Efflorescence is the powdery white substance seen on the surface of brick and masonry walls and walkways. It comes from water-soluble salts that leach out of the brick, mortar and grout when they're exposed to moisture. The salts are deposited on the surface and remain after the moisture evaporates, giving the brick a chalky appearance.
Chemical Means of Removal
Several companies make products with proprietary formulas for the cleaning of efflorescence. Some of the components in chemical cleaners are acid, detergent, bleach, solvents and petroleum distillates. Cleaners may be labeled as multipurpose masonry, grout and concrete cleaners that are effective for efflorescence, rust and stains. There are several brands of efflorescence cleaners on the market now that are environmentally safe and biodegradable. Not all brands are environmentally safe, however, and some are hazardous and toxic. Be sure to read labels thoroughly, and follow all precautions and instructions carefully.
Washing your wall or walkway with muriatic acid mixed with water at a ratio of 1 part acid to 12 parts water is a recommended solution of last resort for removing efflorescence. However, muriatic acid is a dangerous chemical that can cause serious injury, and should be used with thorough knowledge of the product and safety procedures. Do-it-yourself homeowners would be wise to avoid using it.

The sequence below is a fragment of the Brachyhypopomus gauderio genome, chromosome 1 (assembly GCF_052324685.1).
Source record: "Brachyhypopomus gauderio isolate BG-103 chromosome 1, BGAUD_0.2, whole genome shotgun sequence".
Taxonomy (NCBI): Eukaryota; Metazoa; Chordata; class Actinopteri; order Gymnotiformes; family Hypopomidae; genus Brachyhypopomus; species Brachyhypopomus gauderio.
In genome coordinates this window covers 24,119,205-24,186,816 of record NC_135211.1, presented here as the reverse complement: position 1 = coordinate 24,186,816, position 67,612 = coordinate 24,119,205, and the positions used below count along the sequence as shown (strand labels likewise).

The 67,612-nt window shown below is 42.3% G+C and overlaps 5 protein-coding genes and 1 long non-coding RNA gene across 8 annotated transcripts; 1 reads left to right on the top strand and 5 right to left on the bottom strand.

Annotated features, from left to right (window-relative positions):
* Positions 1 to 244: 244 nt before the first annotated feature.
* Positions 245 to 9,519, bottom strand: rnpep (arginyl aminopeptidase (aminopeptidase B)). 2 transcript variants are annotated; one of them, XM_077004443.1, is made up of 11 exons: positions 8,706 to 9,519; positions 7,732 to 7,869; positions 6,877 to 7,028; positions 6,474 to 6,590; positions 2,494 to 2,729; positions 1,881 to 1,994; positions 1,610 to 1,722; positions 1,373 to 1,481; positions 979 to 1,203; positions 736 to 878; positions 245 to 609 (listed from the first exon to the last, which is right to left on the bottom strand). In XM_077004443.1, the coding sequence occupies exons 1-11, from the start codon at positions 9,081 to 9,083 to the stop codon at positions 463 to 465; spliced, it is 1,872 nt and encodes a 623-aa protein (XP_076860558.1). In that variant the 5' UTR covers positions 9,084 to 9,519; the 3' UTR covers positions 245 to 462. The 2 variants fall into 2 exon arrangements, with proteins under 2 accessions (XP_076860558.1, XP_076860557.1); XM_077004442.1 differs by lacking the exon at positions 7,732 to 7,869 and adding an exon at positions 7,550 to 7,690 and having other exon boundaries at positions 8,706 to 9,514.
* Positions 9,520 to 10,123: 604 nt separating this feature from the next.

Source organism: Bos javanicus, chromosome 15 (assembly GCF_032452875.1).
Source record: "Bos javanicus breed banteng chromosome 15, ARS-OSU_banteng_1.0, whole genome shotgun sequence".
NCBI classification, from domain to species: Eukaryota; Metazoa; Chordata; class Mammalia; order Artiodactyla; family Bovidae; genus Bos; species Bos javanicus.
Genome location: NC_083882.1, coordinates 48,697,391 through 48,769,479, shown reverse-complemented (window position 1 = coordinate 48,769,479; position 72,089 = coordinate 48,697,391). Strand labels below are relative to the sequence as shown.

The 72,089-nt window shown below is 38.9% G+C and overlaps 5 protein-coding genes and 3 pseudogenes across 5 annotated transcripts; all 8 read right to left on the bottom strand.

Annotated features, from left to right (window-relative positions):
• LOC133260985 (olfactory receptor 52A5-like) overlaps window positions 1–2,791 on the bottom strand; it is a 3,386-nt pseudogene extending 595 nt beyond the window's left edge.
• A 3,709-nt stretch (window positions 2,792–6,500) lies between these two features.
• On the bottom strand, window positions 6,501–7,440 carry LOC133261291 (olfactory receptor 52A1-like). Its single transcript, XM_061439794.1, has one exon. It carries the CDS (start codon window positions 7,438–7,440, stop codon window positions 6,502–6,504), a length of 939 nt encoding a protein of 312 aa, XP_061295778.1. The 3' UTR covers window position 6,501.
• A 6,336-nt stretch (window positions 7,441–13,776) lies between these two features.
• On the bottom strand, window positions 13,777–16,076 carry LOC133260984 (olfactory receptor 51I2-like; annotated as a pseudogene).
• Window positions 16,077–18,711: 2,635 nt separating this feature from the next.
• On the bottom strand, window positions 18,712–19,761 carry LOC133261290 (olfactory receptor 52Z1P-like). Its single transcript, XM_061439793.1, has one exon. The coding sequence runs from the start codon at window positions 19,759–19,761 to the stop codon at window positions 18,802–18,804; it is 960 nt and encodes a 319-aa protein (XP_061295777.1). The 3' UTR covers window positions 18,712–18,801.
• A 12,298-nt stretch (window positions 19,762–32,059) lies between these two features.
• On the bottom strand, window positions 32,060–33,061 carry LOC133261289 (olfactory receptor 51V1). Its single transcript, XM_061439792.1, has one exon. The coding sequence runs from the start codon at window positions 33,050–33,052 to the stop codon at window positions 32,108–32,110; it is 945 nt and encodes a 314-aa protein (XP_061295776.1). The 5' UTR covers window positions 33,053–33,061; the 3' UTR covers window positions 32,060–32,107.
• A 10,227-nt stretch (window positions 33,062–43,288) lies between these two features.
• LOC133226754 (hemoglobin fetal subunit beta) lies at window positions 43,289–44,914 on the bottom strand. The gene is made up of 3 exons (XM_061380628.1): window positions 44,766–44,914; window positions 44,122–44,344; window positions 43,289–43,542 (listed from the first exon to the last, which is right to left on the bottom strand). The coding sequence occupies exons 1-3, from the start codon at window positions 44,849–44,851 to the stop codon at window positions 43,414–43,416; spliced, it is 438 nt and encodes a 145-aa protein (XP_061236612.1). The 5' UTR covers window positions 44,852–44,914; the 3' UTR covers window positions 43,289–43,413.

Mechanical Methods of Removal
Exterior efflorescence can sometimes be removed by washing it off with a high-pressure garden hose nozzle or a power washer. Scrubbing with a dry, stiff brush may also work., or you can try scrubbing with water and detergent or water mixed with vinegar. Efflorescence will eventually stop once all the salts are leached from the brick and the brick dries thoroughly. This is particularly true for interior brick. You may want to just wait it out and treat the symptoms for a few years. An aggressive way to remove efflorescence is with a sandblaster, although that may actually damage the brick or mortar.
Stopping moisture from seeping into brick is a key preventive measure. Once your brick is dry, apply masonry sealant to all exposed surfaces. If you have a brick wall that is backfilled with soil, you may have the problem of salts leaching through your brick indefinitely, depositing and trapping salts under the sealant. Trapped salts will damage and deteriorate your masonry. Remove soil from behind the wall, seal the brick on all surfaces, and install a waterproof barrier. Likewise, a brick walk on dirt or sand may have to be removed and a moisture barrier place under it. Use low-alkali cement and mortar when laying brick to reduce efflorescence.